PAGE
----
October 6, 2008 |
As the mortgage crisis deepened in California last year, officials in Washington put the fate of thrifts in the West in the hands of a veteran regulator who had a memorable role in the last major crisis in the savings and loan industry. Darrel W. Dochow was the head of supervision and regulation at the Federal Home Loan Bank Board in Washington when Lincoln Savings & Loan of Irvine failed in 1989, at the time the largest and costliest thrift failure ever.
January 31, 2009 |
Federal regulators said Friday that they had allowed four thrifts besides failed IndyMac Bank to improperly backdate infusions of capital. In a letter to Treasury Secretary Timothy F. Geithner, John Reich, the director of the Office of Thrift Supervision, did not identify the four S&Ls. The thrift regulator is an arm of the Treasury Department. The Times reported Dec. 23 that Treasury investigators had found that Darrel W.
June 21, 1989 |
The parent company of Lincoln Savings & Loan filed court documents Tuesday accusing a high-ranking regulatory official of illegally leaking damaging information about the Irvine-based thrift to reporters and others. In addition, an amended complaint and a new lawsuit filed by American Continental Corp. of Phoenix seek a total of $768 million in damages from government defendants, including $568 million for the wrongful confiscation of Lincoln by federal regulators. In the amended suit, filed in U.S. District Court in Phoenix, American Continental claims that Darrel W. Dochow of the Federal Home Loan Bank Board was among a number of regulators who illegally disclosed "highly confidential and inaccurate information" about Lincoln.
December 23, 2008 |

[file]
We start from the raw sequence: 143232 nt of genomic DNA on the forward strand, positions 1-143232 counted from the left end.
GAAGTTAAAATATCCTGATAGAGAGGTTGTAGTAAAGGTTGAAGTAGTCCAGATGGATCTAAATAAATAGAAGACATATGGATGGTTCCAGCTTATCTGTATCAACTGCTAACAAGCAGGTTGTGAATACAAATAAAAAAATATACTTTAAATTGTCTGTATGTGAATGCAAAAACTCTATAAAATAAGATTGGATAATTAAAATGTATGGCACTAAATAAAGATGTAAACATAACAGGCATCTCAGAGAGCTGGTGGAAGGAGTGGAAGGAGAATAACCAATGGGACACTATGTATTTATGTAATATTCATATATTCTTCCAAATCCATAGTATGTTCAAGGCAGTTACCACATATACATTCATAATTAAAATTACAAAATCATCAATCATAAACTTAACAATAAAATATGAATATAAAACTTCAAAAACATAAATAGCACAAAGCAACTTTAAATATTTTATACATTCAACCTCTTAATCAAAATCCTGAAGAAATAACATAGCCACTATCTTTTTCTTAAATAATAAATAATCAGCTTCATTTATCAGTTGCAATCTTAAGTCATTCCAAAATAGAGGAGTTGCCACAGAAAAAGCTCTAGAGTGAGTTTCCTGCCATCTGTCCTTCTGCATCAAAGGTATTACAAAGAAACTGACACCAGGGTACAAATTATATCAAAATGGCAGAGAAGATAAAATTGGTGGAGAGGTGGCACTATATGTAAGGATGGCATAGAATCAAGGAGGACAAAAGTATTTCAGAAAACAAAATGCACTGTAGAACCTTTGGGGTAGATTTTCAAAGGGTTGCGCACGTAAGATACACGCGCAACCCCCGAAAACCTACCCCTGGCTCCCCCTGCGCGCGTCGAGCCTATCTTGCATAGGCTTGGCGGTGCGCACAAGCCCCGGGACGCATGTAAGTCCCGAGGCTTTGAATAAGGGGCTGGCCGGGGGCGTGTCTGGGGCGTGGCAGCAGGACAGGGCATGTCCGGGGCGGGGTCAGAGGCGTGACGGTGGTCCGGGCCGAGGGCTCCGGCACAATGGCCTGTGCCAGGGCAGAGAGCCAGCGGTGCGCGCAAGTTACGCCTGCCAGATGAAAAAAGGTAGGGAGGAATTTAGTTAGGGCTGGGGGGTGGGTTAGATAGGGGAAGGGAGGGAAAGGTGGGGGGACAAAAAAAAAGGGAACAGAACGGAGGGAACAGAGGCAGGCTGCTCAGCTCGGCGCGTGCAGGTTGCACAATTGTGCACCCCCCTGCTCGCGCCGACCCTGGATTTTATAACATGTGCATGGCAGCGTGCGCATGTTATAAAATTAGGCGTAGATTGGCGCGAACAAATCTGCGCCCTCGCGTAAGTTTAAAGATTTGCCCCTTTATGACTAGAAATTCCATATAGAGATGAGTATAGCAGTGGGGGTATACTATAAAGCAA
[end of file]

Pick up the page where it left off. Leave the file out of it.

When the government seized IndyMac Bank in July, many of its investors and customers wondered why regulators hadn't intervened sooner to prevent one of the costliest bank failures in U.S. history. An answer came Monday when the Treasury Department's inspector general said a government official had allowed the Pasadena mortgage lender to alter its financial statements in a way that delayed disclosure of the extent of its problems.
November 22, 1989 |
Only days before Lincoln Savings & Loan was seized in April, M. Danny Wall, the nation's chief savings and loan regulator, was expressing confidence in the owner of the Irvine thrift and advocating alternatives to a federal takeover, according to documents released Tuesday. The previously confidential material was made public by Rep. Henry B. Gonzales (D-Tex.
November 23, 1989 |
A key federal regulator warned top government officials nearly a year before the collapse of Lincoln Savings & Loan that their efforts to control the Irvine thrift would prove to be a "fiasco," according to an internal memo obtained by congressional investigators. The memo appears to contradict recent statements by M.